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Top 10 highest-paid YouTube stars of 2019, according to Forbes

YouTube's top trending videos of 2019
YouTube's top trending videos of 2019 11:31

Forbes has calculated this year's top earners on YouTube and some new faces have been added to the annual list. Among the top earners are gamers, stuntmen and makeup artists. Two of the highest-paid stars are under the age of 10 – and they specialize in playing with toys, of all things. 

Here are the top 10 highest-paid YouTubers, according to Forbes:

10. VanossGaming (Evan Fong) - $11.5 million

Evan Fong is no stranger to this list. Last year, he was the seventh highest-paid YouTuber, raking in a cool $17 million for his gaming videos. Under the name VanossGaming, Fong adds commentary to video games for the entertainment of his 24.8 million subscribers. He's amassed a whopping 11,913,591,918 views since creating his YouTube channel in 2011.

Evan Fong is behind one of the highest-earning YouTube channels: VanossGaming. VanossGaming

9. DanTDM (Daniel Middleton) - $12 million

Daniel Middleton was once on the top of this Forbes list. Last year, he came in fourth, making $18.5 million. The British gamer may have slipped a few places on the list, but he has nothing to complain about. His YouTube channel helped him make $12 million this year, according to Forbes.

7 (tie). Markiplier (Mark Fischbach) - $13 million

Markiplier, a gamer whose real name is Mark Edward Fischbach, is known for his "Let's Play" videos, in which he provides on-screen commentary to games as he plays them, Inside Edition reported. Markiplier appeared on Jimmy Kimmel Live in 2014 to show the world what he does. 

YoutTube's Markiplier, whose real name is Mark Edward Fischbach, is a gamer earning millions of dollars each year on the video platform. Markiplier

7 (tie). PewDiePie (Felix Kjellberg)- $13 million

PewDiePie, whose real name is Felix Kjellberg, is a controversial content creator from Sweden. He recently announced that he is taking a break from YouTube, citing fatigue. He made the announcement three days after YouTube posted new content moderation guidelines curbing hateful speech in videos.

Disney and YouTube dropped Kjellberg after he posted a video of him laughing while two men held up a sign that said, "death to all Jews." Later that year, he came under fire and apologized for using the n-word during a live-stream.

In 2018, he apologized for making fun of Demi Lovato's hospitalization, posting a meme that showed the singer asking her mother for money to buy a burger, then turning around to buy heroin instead. He deleted the meme two days after Lovato was hospitalized for an apparent overdose. That year, he made the Forbes list, making $15.5 million.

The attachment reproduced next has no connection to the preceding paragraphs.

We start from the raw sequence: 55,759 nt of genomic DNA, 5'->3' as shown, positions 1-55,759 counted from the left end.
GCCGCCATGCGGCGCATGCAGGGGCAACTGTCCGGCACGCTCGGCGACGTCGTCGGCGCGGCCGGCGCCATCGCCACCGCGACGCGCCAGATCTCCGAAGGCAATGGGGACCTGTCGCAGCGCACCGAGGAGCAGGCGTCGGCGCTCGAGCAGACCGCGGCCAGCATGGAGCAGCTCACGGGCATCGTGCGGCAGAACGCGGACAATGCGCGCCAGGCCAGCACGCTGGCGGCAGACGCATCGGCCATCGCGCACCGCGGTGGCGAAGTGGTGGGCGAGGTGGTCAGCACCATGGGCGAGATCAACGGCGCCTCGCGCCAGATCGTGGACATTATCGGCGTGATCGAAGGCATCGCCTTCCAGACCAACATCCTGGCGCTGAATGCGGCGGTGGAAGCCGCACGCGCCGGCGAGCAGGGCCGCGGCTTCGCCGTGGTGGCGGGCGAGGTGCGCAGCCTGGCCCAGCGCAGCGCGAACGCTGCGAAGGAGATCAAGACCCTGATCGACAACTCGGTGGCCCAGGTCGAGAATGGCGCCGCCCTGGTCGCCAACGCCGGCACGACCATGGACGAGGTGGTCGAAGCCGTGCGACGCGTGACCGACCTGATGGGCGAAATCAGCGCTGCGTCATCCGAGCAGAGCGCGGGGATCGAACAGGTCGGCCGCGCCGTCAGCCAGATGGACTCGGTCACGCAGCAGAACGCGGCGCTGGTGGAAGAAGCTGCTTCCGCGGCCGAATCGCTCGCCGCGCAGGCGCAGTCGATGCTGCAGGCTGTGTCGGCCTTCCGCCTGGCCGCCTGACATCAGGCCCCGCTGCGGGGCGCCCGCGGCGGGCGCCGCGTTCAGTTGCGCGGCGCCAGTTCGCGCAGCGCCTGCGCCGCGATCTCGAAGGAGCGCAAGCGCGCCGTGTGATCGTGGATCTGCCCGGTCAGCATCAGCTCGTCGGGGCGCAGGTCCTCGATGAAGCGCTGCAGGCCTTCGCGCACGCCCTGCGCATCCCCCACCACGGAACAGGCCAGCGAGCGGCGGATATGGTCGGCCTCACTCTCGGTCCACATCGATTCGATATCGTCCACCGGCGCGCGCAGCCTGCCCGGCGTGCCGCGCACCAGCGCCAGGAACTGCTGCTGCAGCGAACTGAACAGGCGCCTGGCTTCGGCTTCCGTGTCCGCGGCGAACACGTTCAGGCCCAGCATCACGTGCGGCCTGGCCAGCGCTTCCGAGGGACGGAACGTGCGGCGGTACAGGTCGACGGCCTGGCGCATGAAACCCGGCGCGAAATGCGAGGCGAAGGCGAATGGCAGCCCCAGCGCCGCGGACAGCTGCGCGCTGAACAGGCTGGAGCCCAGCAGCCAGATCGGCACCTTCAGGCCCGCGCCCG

6. Preston (Preston Arsement) - $14 million

Preston is a newcomer to the Forbes list. He is – surprise – a gamer who got his start playing Call of Duty and then began posting prank videos. He also makes money running Minecraft servers, according to Forbes.

5.  Jeffree Star - $17 million

Breaking the gamer mold is Jeffree Star, a makeup artist who started on MySpace and now has his own successful makeup line. This year, fellow YouTuber Shane Dawson made a documentary series about the beauty mogul's life. "The Secret World of Jeffree Star" ran for nine episodes – on YouTube, of course.

4. Rhett and Link - $17.5 million

Forbes says Rhett and Link are two of YouTube's first stars. They host a talk show of sorts, "Good Mythical Morning," where they taste-test odd food combinations like Krispie Kreme Sloppy Joes. They run four YouTube channels total, according to Forbes, and this year acquired another successful YouTube channel, Smosh, for a reported $10 million.

3. Anastasia Radzinskaya - $18 million

Forbes profiled the 5-year-old star, who was born in Russia with cerebral palsy. Radzinskaya's doctors feared she would never be able to speak and now, she's the face of the "Like Nastya Vlog," which has 42.4 million subscribers. Radzinskaya's videos mainly feature her playing with her dad and she now works with toy and food brands, Forbes reports.

5-year-old Anastasia Radzinskaya made $18 million this year by playing with toys on her YouTube channel.  Like Nastya Vlog

2. Dude Perfect - $20 million

The five-man sports crew, known as Dude Perfect, specializes in intricate trick shots. They earned the same amount last year and were ranked number three on the 2018 list.

Their "ping pong trick shots" and "real-life trick shots," in which they turn everyday activities into complex maneuvers, are among their most popular videos. 

1. Ryan Kaji - $26 million

No one can seem to beat Ryan Kaji, who was also number one on last year's list. His channel has 22.9 million subscribers and more than 34 billion views. One of his most popular videos received an astounding 1.9 billion views.

The 8-year-old boy reviews toys for other kids. Kaji now has his own line of toys and clothes, a show on Nickelodeon and a deal with Hulu, according to Forbes.

Number one on Forbes' list of highest-paid YouTubers is Ryan Kaji – again. Ryan Toys Review/YouTube
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